Skip to main content

Equine Influenza Virus H3N8 Hemagglutination Inhibition Test Data

Equine influenza virus (EIV) is in the family Orthomyxoviridae, genus Alphainfluenzavirus, and included in the single species Influenza A virus. For taxonomic purposes, all influenza A viruses are considered equivalent regardless of the species of origin or HA or NA subtype. Currently there are 18 HA subtypes (1-18) and 11 NA subtypes (1-11). There is considerable confusion regarding the identification of influenza strains within the subtypes because the same HA and NA designations are used to identify viruses with different host ranges. For instance, there are avian H3N8 strains and equine strains in several different clades. While they share a core HA antigen relationship and genetic sequence relationship, they do not share a common host range, do not overlap in vaccine efficacy, or share a common pathogenic potential. Conceptually it is useful to consider the HA designation as an automobile manufacturer (Ford = H3) with the models of cars and trucks as the strains (avian H3 = SUV; equine H3 = truck; etc).

Historically, there were two recognized equine influenza viruses. The first one described was an H7N7 (equine-1 or equine A-1) in 1957. Since about 1980, the virus seems to have disappeared from the equine population such that current vaccines no longer contain this subtype of EIV. In 1963, a second EIV was recognized and given the designation H3N8 (equine-2 or equine A-2). This subtype has continued to circulate in horses and has continued to evolve forming separate families or clades. Currently in the US, the Florida sublineage clade 1 predominates while Florida sublineage clade 2 is found mainly in Europe, Africa, and Asia. With the evolution of the H3N8 viruses, efforts to monitor the antigenic shifts in the virus are ongoing in order to adjust the strains of virus in the vaccines.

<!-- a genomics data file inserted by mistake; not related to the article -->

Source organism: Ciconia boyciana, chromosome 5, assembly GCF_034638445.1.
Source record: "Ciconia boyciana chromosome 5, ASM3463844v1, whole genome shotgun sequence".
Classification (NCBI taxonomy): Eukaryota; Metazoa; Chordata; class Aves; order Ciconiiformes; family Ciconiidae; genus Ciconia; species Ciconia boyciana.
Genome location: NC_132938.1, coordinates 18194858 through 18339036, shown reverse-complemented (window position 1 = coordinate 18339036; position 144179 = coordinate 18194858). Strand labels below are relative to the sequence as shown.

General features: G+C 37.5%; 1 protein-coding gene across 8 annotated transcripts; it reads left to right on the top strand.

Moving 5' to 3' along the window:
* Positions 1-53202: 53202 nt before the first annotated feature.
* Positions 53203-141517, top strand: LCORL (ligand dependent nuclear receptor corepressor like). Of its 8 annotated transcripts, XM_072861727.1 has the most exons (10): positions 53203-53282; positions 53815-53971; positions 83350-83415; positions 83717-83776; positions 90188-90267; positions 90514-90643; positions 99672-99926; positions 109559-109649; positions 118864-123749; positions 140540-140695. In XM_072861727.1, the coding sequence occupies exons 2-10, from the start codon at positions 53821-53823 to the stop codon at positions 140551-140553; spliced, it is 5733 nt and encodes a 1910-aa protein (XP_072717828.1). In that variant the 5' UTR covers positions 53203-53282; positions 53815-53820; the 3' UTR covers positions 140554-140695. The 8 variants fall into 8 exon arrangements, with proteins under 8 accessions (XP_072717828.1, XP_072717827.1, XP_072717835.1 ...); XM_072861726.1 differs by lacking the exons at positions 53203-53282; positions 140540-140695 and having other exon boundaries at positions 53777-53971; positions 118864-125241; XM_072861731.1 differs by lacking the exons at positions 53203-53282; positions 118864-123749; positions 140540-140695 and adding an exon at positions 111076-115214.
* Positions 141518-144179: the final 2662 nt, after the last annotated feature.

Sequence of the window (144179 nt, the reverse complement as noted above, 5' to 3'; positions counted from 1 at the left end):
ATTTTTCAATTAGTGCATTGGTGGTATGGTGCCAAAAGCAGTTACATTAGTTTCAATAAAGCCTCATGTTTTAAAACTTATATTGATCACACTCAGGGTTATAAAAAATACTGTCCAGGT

The typical manner in which antibodies to influenza viruses are measured is the Hemagglutination inhibition (HI) assay. For this assay one must match closely the virus in the assay with the virus currently circulating. Even with the use of currently circulating virus, there may be differences in HI values related to the isolate of virus used in the assay. In the AHDC, we update the virus used in the HI assay to match a wild type virus recently isolated. As there are almost no reports of Florida clade 2 virus in the US, the testing at the AHDC uses exclusively Florida clade 1 virus.

The chart below represents titer values for over 900 sera tested for H3N8 since 2013. The seroprevalence among those samples was app. 80%. As vaccines for EIV H3N8 are in common use, it is difficult to determine what proportion of these cases were from natural infections verses vaccination. For titers at 384 or above, one should keep EIV in the differential as these values are above normal vaccine titers. As with any serological test, titer values for acutely infected animals are impacted by the timing of the serum collection - early samples will show low values resembling vaccine titers whereas samples collected at 3-4 weeks post infection will be near maximum levels.

Share this: